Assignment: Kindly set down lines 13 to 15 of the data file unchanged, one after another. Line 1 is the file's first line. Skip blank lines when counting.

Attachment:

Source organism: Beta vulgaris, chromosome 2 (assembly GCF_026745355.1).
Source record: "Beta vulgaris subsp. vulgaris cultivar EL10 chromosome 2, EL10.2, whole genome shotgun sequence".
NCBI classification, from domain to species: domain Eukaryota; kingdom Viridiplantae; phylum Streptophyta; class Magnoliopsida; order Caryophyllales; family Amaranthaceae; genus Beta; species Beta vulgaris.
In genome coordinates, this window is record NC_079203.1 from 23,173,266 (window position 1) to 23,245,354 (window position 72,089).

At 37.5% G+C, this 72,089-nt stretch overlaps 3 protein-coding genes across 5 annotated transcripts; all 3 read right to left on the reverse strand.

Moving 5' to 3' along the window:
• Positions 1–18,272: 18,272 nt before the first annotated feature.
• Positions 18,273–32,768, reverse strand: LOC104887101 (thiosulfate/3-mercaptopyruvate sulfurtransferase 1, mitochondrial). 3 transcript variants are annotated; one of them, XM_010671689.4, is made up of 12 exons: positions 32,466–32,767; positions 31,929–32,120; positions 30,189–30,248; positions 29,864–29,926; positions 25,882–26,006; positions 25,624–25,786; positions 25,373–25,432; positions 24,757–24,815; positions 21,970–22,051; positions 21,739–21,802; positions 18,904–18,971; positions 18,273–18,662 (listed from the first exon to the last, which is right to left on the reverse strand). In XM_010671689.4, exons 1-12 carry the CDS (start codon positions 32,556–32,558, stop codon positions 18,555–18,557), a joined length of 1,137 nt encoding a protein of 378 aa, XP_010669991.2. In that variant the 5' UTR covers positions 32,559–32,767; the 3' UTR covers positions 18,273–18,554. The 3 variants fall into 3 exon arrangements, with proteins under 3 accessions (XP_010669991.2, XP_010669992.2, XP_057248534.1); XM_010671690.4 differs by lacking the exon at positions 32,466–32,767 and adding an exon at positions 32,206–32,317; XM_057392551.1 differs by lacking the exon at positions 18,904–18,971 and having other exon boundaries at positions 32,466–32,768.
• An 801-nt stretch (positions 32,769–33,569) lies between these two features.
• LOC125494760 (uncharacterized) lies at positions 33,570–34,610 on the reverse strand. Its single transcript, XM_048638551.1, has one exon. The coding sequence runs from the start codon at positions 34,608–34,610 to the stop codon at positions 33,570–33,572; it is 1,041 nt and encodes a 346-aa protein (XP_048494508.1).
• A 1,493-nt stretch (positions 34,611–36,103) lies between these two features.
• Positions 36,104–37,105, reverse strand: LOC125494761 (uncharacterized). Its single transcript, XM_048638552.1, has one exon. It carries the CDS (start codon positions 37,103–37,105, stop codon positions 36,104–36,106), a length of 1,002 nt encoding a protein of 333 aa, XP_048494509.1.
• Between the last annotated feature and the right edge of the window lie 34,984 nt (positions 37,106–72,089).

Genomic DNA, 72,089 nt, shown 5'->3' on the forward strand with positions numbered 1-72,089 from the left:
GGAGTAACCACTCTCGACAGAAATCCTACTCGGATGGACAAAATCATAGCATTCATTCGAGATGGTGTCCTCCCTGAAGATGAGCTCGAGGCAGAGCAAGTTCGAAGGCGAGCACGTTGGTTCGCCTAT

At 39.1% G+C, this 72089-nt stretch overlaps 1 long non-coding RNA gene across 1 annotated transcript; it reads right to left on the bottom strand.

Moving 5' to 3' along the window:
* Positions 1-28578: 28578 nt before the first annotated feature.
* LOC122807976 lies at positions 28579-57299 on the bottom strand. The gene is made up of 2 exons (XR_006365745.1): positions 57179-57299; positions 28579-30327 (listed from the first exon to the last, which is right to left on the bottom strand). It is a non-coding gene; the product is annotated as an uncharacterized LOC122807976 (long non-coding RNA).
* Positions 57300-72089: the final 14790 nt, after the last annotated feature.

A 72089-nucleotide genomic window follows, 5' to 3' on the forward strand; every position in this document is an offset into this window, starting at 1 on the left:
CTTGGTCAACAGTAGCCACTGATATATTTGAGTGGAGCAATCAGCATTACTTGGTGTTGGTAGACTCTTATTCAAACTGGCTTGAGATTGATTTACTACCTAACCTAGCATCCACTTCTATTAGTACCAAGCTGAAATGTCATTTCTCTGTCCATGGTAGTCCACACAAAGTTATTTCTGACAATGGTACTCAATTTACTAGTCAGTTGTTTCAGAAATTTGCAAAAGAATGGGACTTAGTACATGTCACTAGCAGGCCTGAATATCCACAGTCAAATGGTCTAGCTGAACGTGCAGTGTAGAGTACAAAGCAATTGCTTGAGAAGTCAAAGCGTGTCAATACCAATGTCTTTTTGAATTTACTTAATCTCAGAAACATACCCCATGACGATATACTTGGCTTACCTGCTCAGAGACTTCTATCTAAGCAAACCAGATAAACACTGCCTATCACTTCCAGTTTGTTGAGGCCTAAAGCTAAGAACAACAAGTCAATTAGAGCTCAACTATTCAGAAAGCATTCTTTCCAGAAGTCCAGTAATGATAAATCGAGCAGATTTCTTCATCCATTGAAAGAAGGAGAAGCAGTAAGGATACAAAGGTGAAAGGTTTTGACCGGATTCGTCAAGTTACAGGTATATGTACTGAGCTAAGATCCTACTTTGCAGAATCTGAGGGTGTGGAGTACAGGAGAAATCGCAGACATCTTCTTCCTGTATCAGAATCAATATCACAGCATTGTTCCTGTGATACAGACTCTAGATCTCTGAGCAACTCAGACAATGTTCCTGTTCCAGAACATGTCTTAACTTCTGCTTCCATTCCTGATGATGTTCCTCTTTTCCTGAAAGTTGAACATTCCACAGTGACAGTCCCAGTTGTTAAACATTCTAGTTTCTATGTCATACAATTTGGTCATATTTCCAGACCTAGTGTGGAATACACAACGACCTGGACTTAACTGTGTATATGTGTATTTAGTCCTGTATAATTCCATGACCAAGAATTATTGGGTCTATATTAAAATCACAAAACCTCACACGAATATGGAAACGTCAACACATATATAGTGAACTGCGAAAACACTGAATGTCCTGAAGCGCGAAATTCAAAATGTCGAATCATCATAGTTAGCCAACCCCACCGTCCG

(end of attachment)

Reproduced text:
• Between the last annotated feature and the right edge of the window lie 34,984 nt (positions 37,106–72,089).

Genomic DNA, 72,089 nt, shown 5'->3' on the forward strand with positions numbered 1-72,089 from the left:
GGAGTAACCACTCTCGACAGAAATCCTACTCGGATGGACAAAATCATAGCATTCATTCGAGATGGTGTCCTCCCTGAAGATGAGCTCGAGGCAGAGCAAGTTCGAAGGCGAGCACGTTGGTTCGCCTAT